Metropolitan Opera Reaches Deal With Union Representing Refrain

The Metropolitan Opera, whose efforts to cut its workers’ wages to survive the pandemic had embroiled them in a bitter dispute with their unions and threatened to derail its planned reopening in September, announced Tuesday it was one I reached an agreement with the union representing his choir and other workers.

The union, the American Guild of Musical Artists, which also represents soloists, dancers, actors and stage managers, is the first of the three largest unions to reach such a deal after months of sometimes bitter separation between work and management over such depth and The pandemic wage cut should be permanent. The Met had tried to cut wages for its highest-paid unions by 30 percent, which would cut the pay for these takeaway workers by around 20 percent.

The terms of the contract – the culmination of 14 weeks of negotiations – were not disclosed immediately. The company said they would remain confidential until the union voted to ratify the agreement on May 24.

In the past few weeks, New York officials have taken steps to ease restrictions on live performances, and in the past few days several major Broadway shows have announced their intention to resume performances in September and October. Whether the Met can reopen in September after the pandemic forced the opera house to remain closed for more than a year depends on how quickly it can resolve its remaining labor problems.

Peter Gelb, the Met’s general manager, said in a statement that he was grateful to the guild “to recognize the extraordinary economic challenges facing the Met in the coming seasons”.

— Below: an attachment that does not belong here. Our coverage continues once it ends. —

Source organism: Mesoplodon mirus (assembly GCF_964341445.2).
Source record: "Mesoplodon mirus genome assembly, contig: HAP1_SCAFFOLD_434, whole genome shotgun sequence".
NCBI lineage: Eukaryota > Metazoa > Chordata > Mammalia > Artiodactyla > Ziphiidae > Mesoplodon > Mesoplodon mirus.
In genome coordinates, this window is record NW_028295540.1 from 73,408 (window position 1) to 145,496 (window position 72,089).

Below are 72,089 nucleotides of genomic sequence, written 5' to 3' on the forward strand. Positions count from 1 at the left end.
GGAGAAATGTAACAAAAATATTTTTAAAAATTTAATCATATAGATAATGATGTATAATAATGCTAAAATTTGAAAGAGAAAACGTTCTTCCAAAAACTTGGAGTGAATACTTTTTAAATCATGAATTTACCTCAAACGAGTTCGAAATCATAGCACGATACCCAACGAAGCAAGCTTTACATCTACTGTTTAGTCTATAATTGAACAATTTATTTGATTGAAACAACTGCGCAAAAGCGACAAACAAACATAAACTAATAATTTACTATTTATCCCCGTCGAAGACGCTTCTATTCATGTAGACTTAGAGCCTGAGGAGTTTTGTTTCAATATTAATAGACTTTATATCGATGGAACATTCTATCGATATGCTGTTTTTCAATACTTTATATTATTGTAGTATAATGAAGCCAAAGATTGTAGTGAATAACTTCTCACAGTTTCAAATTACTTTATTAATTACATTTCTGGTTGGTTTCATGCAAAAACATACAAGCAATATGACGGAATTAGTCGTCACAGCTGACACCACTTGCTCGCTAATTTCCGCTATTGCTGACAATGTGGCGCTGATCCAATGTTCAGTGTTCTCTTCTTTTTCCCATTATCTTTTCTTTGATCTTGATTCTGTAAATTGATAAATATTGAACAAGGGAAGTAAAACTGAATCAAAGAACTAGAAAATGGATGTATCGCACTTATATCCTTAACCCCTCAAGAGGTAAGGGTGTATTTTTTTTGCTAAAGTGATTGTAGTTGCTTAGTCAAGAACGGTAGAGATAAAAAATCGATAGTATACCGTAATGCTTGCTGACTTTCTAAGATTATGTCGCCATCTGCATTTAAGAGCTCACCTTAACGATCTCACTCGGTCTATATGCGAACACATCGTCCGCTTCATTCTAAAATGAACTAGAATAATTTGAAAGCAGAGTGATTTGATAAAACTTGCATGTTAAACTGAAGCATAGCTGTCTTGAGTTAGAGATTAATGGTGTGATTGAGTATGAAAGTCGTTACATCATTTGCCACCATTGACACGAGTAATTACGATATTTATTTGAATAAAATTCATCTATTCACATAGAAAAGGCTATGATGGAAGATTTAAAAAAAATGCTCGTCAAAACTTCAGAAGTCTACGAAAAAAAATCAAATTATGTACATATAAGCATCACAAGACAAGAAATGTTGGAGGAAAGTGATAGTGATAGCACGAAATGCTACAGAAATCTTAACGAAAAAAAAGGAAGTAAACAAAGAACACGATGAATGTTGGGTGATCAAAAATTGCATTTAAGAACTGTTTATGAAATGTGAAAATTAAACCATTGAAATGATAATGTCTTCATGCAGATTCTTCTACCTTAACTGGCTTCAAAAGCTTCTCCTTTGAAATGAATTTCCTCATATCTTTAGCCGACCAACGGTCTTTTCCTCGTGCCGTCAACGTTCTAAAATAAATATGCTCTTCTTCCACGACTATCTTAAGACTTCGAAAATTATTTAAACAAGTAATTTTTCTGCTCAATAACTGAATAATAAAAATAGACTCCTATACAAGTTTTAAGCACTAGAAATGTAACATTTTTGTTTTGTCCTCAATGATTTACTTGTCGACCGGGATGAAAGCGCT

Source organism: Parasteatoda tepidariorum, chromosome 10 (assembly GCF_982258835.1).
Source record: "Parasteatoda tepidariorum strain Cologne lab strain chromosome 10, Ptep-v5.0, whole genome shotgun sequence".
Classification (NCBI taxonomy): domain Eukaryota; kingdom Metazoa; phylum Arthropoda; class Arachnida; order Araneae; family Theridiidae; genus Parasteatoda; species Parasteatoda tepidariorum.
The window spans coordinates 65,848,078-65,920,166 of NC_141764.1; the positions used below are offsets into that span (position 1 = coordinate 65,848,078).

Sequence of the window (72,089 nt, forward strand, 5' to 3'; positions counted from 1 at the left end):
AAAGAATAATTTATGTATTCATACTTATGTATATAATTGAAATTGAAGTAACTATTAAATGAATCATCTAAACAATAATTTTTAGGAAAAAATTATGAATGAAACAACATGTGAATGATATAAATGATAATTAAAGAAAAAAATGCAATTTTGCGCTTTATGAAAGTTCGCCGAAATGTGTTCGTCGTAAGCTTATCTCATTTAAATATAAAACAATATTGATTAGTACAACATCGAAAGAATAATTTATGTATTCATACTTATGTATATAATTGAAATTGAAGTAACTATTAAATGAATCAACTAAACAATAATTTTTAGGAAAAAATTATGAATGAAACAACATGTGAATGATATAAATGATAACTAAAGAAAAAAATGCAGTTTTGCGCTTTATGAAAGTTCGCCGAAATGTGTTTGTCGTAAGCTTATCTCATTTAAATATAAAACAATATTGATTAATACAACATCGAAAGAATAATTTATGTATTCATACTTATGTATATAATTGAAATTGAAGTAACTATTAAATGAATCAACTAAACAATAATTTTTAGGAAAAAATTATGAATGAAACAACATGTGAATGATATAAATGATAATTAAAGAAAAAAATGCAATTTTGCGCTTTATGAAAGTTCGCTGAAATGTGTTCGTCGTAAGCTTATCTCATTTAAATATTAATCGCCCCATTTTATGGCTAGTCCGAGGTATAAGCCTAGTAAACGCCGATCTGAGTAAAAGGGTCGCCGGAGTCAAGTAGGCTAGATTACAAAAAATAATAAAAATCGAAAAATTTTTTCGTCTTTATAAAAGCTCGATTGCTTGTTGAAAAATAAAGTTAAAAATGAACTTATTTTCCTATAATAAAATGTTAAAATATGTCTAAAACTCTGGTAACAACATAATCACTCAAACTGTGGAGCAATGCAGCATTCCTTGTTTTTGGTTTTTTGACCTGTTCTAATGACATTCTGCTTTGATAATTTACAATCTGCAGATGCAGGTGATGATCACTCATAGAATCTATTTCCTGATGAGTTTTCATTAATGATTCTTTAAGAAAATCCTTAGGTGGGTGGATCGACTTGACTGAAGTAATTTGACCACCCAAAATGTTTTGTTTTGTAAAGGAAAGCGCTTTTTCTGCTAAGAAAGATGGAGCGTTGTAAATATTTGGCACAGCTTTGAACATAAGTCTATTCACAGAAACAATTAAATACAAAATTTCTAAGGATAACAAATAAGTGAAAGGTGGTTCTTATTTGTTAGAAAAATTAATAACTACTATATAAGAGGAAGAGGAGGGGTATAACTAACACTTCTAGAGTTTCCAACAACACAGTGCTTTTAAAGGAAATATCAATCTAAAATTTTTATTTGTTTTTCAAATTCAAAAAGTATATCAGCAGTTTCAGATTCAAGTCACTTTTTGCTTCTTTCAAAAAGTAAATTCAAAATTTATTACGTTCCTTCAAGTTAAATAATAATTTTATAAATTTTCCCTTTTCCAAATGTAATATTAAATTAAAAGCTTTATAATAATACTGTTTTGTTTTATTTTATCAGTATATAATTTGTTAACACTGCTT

Leonard Egert, the guild’s executive director, said in a statement that the new contract “would ensure that the Met becomes a fairer and better place to work”.

“We are excited to reach a new deal at the most difficult time in the history of the performing arts,” he said.

The Met’s deal with the guild is just one step towards reopening. The union that represents its stage workers, Local One of the International Alliance of Theatrical Stage Employees, has been locked out since December after both sides failed to reach an agreement on wage cuts. Without his union stagehands, it will likely be impossible to start performing. And the union that represents the Met orchestra is still negotiating their contract.

The opera company, the nation’s largest performing arts organization, says it has lost $ 150 million in revenue since the coronavirus pandemic – including ticket sales for the Opera House and its cinema simulcasts, as well as revenue from shops and restaurants forced it to close its doors more than a year ago. When the Met reopens in September, it will have been 18 months without performing live at their opera house.

The Met’s management has argued that such a long period of closure – and the uncertainty about audience return at a time when New York tourism could take years to return to preandemic levels – is financial sacrifices of its own Employees. It is said that half of the proposed wage cuts would be restored once ticket receipts and core donations returned to prepandemic levels. A number of large American orchestras and opera companies have already negotiated wage cuts with their workers to help them survive the pandemic.

After the opera house closed, the members of the orchestra and choir went unpaid for almost a year. Then the company brought them to the negotiating table with an offer of up to $ 1,543 per week, less than half what they normally get.

Union members plan to gather outside Lincoln Center on Thursday to show solidarity during the tense negotiations with management. Union leaders have accused the Met’s management of using the pandemic as a reason to force concessions from work.

If approved, the agreement with the guild will take effect on August 1st. Union members will continue to receive partial payments for the time being.

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